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Cartoons Compete: PowToon vs. GoAnimate

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Sometimes in eLearning you need to create a quick animated short, either to insert into a longer course or to stand on its own. Storyline 2 actually makes this pretty simple, but there are some platforms that exist that make it even easier by providing built-in graphics; we all know that creating or finding images can take forever!

Two of the leaders in this area are PowToon and GoAnimate. As I mentioned last week, our team recently switched from PowToon to GoAnimate. In the process of switching, I was looking for a comparison of the two but not much was out there. So, if you are thinking about purchasing or switching to one of these platforms, you’re in luck!

 

Pros

PowToon is simple to use.  Creating and timing objects is easy. I like the way that PowToon uses a timeline even though you can only view and adjust one object a time on it. It has the basics and the free plan has some good features and options.

Cons

AUDIO. You can only import 1 audio file into the entire project so both creating the audio and timing it to your slides can be really tricky.

You also don’t have much control over the props and characters. They are set in stone. So, if the prop you need doesn’t really fit into your color scheme, too bad.

Pricing

The free plan offers a decent selection of styles and can be a good way to get started with PowToon. It will only let you share your video through YouTube or with a direct link, so if you want to download videos this isn’t a workable option. However, you can pay per export. The thing that I really don’t like about the free version is that it has both a watermark and an annoying outro slide at the end that has a little “created using PowToon” jingle.

For $228 a year you can get a pretty good business plan that allows you to download videos, get rid of the watermark and outro, and has a lot more included styles though not all of the styles. The only downside to this plan is that you are only allowed to use the videos for your own business; they can not be sold.

If you want the whole shebang, it’ll cost you $684 a year, though they sometimes run specials that will allow you to get the best plan for the price of $228 a year.

Why we switched

GoAnimate offers superb control over both audio and visual elements. You can even create your own custom characters in several of the styles and sync their talking to your audio narration.  It’s impressive! In addition, you can make characters actually hold objects (and they move with the objects in hand) and there are several more options for exits and entrances in addition to motion paths.

Also, you can search for a particular prop among all styles which is super handy and something I was often wished for with PowToon.

GoAnimate also has lots of features I didn’t know I was missing like a Ken Burns effect, great built-in “scenes” that can be modified as needed, and cool infographic animations.

What’s missing

I think my only let down with GoAnimate is that timing objects is a definitely trickier. There is a timeline but it only shows the scenes and audio, not the individual elements in each scene. You have to time objects relative to each other which can be tricky and makes time the full scene difficult. I think the best workaround for this is to create several short scenes with a couple of things happening as opposed to one longer scene with several actions.

GoAnimate does make this a little smoother than PowToon, including the fact that handwritten text matches up exactly with non-handwritten text, an issue I battled in PowToon more than once. I also just realized the other day that you can fit the scene duration to the content so that helps as well.

Pricing

The free plan for GoAnimate doesn’t allow exporting either, however you can copy embed code for the video or share a link. Also, the branding is a little less intrusive than that of PowToons in that there is only a small logo and not a jarring outro. However, you can only create videos that are less than 30 seconds long.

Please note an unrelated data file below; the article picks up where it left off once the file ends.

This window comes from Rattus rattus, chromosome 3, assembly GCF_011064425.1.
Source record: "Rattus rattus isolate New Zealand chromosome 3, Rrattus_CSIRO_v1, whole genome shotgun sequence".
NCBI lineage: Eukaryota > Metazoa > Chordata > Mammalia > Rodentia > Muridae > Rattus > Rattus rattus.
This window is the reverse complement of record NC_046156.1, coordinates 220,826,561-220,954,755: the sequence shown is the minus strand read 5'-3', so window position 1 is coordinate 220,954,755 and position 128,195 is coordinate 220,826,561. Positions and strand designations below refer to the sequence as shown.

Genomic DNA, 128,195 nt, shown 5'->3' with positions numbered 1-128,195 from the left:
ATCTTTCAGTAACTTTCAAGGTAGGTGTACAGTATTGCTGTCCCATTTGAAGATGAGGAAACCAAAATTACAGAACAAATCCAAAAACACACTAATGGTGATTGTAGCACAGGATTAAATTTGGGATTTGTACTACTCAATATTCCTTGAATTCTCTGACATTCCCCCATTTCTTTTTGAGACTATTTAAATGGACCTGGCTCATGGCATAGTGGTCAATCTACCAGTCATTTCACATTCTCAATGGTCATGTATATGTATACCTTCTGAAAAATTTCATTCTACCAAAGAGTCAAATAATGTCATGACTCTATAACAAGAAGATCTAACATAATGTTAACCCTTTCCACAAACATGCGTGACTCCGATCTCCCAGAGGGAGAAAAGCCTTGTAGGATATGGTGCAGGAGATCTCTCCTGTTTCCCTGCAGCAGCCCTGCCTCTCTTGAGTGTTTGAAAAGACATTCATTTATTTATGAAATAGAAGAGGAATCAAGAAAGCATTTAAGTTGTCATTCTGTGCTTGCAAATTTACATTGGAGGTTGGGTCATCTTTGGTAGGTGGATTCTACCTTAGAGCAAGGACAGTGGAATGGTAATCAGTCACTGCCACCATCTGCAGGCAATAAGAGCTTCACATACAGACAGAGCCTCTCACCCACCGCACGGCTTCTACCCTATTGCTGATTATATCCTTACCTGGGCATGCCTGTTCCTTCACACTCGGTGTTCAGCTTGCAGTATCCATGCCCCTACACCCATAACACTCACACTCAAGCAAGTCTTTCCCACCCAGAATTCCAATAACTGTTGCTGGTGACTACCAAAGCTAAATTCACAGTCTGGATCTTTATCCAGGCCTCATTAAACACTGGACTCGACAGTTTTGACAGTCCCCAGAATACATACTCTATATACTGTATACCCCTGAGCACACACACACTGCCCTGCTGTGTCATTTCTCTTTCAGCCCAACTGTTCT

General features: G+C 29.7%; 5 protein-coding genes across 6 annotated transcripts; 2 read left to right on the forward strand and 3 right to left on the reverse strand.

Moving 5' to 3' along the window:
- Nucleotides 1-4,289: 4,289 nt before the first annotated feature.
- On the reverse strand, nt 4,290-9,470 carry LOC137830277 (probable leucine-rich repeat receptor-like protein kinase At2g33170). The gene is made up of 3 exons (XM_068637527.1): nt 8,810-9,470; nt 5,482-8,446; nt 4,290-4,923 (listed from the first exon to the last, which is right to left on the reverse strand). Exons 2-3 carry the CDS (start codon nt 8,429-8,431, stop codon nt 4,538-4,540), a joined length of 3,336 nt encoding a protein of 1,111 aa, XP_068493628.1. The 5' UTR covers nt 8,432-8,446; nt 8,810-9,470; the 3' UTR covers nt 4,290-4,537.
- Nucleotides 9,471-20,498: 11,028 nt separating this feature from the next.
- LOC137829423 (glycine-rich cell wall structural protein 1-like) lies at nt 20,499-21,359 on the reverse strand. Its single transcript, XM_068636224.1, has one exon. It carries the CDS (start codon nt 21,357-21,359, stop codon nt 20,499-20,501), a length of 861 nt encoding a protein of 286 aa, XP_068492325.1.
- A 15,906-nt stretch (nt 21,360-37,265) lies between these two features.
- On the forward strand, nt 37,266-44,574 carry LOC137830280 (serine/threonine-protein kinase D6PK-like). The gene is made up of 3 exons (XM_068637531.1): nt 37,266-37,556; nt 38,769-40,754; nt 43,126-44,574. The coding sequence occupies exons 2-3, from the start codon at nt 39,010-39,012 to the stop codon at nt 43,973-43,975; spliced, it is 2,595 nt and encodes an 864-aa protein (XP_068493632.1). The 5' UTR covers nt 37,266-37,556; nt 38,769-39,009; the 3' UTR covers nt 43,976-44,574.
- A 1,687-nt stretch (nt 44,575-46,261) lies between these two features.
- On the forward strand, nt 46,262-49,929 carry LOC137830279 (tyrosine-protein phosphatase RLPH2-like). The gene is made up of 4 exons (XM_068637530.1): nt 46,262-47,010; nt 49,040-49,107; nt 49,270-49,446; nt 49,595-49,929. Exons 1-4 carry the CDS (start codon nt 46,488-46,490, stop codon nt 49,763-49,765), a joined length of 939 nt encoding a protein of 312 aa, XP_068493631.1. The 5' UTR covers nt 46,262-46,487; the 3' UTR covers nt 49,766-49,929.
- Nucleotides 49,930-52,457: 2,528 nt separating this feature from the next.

The mid level plan is $299 a year, about the same a PowToon and with basically the same additional features.You do get access to ALL the styles with this plan which is nice but you still have a watermark and can only use the videos internally.

The high level plan is $599 a year, considerably less than PowToon and, in my opinion, with a great deal more to offer.

In addition, GoAnimate offers a team subscription. It’s pricey, starting at $2000 a year for 3 subscribers, but allows separate accounts to collaborate on videos which is pretty handy.

So which one is better for me?

Glad you asked! Overall, I think GoAnimate is a better tool with more bang for your buck.  If they would add slide elements to the timeline, I would even call it close to perfect! However, if you are looking for a great tool to create some (longer than 30 second) free videos, PowToon definitely has the upper hand. Either way, these tools are easy to use and can really up your animation game!

Do you use either of these? Or another tool that you like?  Please share your experience in the comments!

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Meet the Storytellers – Free Template

The Articulate challenge this week was to create an interactive org chart. Since I am writing a series on storytelling with several guest bloggers, I created a “Meet the Storytellers” interaction.

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It’s a fairly simple interaction with one little frill – when you click on a person to view more, the information slides in, and then slides out when you are done.  Also, the person’s image stays in front of the sliding information the entire time.  Click the image below to try it out.

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This effect can be accomplished pretty easily using slide layers.  Below is a quick explanation, then a download of a template you can use to create a similar interaction.

  1. Create the layers that will appear for each option – these are your entrance layers.
  2. Give the objects in this layer the appropriate entrance animations.
  3. Duplicate these layers – the duplicates become your exit layers.
  4. Give the objects in the exit layers the appropriate exit animations and delete the entrance animations.
  5. Create an exit button on each entrance layer that navigates to the corresponding exit layer when clicked.
  6. Shorten the timeline for the exit layers to .75 seconds.
  7. Trigger the exit layers to hide when the timeline ends.

That’s it!

If you want an image, like the faces in this example, to stay in front of the information that slides in and out, just copy the image to each applicable slide layer and make sure it has no associated entrance or exit animations on those layers.

You can download the template by clicking on the image below.

2014-07-24_12-35-57Use the comment box to let me know if this template is helpful or if you have any questions on how to personalize it.